It is also empowered to investigate alleged acts of violation of international humanitarian and human rights law under the Constitution of the Federal Republic of Nigeria, 1999 (as amended), Geneva Conventions Act, African Charter on Human and Peoples’ Rights (Ratification and Enforcement) Act and other relevant laws by Nigerian security agencies.

The Commission also has a mandate to investigate factors that might be militating against a speedy resolution to local conflicts and insurgencies and advise on means of preventing violations of international humanitarian and human rights law in conflict situations.

The panel is also to investigate matters of conducts and discipline in the Armed Forces in local conflicts and insurgencies; to recommend means of preventing violations of international humanitarian and human rights law in conflict situations.

It is also to make further recommendations in line with these terms of reference as may be deemed necessary.

Osinbajo reiterated that the President Muhammadu Buhari’s administration respect for the rights of our citizens is not just constitutional but also a moral duty.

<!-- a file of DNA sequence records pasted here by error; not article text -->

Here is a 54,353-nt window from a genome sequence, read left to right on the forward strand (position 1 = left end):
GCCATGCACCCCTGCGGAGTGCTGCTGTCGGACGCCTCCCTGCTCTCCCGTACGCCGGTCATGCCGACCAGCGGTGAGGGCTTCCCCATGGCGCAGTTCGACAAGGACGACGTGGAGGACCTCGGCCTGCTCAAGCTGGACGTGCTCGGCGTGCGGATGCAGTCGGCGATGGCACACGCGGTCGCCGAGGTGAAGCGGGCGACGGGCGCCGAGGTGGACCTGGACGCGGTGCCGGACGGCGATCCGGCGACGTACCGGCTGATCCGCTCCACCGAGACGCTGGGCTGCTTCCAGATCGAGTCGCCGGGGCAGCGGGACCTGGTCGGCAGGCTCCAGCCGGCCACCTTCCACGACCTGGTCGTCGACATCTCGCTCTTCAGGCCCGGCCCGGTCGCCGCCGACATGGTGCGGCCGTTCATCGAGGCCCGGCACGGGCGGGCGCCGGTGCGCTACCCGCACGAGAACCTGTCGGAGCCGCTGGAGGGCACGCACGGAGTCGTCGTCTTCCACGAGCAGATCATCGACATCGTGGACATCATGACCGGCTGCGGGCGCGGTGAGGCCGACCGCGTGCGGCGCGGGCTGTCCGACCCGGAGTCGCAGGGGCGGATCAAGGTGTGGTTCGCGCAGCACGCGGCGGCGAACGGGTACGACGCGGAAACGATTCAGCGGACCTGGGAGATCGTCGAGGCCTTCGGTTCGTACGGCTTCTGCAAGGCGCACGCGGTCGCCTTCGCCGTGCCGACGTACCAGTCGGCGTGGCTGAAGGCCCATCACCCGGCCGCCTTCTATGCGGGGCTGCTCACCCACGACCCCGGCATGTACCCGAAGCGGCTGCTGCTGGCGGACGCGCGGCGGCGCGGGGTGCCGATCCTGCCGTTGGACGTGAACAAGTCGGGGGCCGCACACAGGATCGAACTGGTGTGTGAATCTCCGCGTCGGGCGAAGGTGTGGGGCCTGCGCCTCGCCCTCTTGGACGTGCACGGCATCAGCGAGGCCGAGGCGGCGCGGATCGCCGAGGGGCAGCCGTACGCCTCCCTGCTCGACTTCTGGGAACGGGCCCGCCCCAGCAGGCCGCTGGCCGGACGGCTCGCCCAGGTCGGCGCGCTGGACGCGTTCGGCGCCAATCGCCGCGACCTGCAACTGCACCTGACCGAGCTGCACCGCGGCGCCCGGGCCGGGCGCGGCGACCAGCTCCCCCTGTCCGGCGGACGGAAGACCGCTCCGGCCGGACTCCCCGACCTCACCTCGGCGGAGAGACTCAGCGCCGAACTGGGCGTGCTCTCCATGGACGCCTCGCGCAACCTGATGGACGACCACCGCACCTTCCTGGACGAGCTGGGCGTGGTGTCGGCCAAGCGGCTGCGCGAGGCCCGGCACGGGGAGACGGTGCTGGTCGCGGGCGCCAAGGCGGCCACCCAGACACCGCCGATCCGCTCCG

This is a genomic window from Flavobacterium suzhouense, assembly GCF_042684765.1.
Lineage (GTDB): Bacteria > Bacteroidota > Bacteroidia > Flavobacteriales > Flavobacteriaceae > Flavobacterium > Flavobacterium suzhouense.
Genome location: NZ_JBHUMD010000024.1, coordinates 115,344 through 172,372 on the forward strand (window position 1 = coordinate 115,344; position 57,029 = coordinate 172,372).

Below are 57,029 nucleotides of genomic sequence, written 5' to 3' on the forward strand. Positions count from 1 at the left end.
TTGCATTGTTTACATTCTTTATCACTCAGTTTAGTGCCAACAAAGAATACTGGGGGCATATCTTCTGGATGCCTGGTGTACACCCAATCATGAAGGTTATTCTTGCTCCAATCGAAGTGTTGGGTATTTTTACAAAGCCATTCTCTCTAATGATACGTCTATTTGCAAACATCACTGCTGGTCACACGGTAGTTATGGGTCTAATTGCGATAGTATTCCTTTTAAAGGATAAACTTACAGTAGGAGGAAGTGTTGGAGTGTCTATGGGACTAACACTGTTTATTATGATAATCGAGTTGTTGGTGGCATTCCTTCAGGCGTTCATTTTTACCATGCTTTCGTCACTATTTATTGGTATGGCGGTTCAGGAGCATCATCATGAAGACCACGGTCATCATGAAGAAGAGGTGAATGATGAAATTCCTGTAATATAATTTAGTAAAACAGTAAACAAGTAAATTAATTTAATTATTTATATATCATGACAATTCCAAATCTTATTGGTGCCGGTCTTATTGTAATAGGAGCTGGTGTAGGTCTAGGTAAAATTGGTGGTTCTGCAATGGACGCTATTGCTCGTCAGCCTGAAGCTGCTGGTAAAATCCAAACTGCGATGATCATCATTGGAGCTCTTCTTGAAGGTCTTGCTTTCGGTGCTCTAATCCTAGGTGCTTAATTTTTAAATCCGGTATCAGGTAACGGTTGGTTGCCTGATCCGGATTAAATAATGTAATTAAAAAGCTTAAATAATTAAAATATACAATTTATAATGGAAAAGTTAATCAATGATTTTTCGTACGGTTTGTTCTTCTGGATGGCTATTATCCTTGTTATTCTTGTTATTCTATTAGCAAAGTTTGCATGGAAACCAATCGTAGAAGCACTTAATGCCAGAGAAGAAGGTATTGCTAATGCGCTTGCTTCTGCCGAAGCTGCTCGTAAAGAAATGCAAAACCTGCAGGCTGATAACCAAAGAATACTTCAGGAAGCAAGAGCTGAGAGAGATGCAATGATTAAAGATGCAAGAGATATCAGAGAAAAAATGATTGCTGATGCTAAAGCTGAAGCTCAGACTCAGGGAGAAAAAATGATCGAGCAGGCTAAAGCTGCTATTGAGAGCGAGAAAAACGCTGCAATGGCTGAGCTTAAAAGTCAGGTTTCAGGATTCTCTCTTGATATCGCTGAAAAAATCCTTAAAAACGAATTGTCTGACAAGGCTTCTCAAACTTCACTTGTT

He insisted that even as the armed forces maintain security in conflict zones, it is incumbent on the administration to interrogate on a regular basis alleged crimes and human rights abuses by all sides in this conflicts and in insurgences.

According to him, “President Muhammadu Buhari has repeatedly stated our administration’s focus on three broad issues security, the economy, and the fight against corruption. The first is security without which others may prove impossible. In any event, the fundamental functions of the state is the protection of lives and property and the likelihood of citizens in peace or in conflict.

“For us as a government, we add that respect for the rights of our citizens is not just constitutional but also a moral duty. This is why is incumbent upon us even as we maintain security especially in conflict situations to interrogate as we go on a regular basis alleged crimes and human rights abuses by all sides in this conflicts and in insurgences.”